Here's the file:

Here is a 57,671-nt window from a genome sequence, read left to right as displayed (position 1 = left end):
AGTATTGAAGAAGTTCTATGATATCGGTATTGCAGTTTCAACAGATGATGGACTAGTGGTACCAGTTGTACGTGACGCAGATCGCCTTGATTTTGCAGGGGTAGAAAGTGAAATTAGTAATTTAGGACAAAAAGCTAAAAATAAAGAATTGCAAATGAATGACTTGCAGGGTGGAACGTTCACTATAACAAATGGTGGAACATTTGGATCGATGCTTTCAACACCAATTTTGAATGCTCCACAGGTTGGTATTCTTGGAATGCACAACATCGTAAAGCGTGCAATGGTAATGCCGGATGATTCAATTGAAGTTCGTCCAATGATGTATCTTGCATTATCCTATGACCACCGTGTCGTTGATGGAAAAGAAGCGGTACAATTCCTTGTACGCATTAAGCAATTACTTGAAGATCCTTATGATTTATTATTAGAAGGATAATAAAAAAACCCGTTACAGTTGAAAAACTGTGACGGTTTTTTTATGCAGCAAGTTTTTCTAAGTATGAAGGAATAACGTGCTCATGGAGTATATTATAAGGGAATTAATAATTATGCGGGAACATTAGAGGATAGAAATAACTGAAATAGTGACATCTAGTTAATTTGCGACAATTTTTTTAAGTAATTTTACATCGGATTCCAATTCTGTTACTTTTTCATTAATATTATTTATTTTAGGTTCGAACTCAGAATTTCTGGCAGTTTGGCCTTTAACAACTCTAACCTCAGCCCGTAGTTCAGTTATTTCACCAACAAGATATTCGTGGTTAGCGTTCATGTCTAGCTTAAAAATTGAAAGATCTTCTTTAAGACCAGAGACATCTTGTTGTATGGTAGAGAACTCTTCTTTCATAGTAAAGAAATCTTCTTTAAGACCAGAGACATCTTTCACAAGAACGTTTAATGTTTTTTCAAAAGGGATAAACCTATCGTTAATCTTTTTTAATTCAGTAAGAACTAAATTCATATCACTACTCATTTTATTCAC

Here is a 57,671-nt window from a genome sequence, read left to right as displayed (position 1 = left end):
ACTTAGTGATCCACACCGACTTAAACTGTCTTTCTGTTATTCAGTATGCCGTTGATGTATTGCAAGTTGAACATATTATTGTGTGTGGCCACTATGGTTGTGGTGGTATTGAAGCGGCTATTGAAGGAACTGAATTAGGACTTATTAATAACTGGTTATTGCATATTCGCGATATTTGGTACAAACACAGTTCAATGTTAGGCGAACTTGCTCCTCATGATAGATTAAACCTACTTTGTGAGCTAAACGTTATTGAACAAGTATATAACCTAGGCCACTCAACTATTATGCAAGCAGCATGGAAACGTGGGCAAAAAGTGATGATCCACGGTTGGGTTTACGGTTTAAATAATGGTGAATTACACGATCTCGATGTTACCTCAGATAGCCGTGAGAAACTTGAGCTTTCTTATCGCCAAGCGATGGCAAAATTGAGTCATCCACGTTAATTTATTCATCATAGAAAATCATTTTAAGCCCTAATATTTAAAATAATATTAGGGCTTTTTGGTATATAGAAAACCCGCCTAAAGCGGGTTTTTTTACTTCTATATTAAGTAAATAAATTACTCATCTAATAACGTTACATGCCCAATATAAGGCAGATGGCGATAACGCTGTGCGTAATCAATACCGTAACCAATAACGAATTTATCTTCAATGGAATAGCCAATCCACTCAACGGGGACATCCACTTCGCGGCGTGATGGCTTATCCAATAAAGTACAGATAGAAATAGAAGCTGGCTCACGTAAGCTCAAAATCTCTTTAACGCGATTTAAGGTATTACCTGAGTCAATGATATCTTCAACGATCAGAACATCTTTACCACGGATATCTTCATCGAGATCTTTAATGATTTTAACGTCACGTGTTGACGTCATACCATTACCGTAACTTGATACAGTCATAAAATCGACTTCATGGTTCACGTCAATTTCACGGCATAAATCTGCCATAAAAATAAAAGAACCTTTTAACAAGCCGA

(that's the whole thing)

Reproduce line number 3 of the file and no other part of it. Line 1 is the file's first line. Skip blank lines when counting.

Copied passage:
Here is a 57,671-nt window from a genome sequence, read left to right as displayed (position 1 = left end):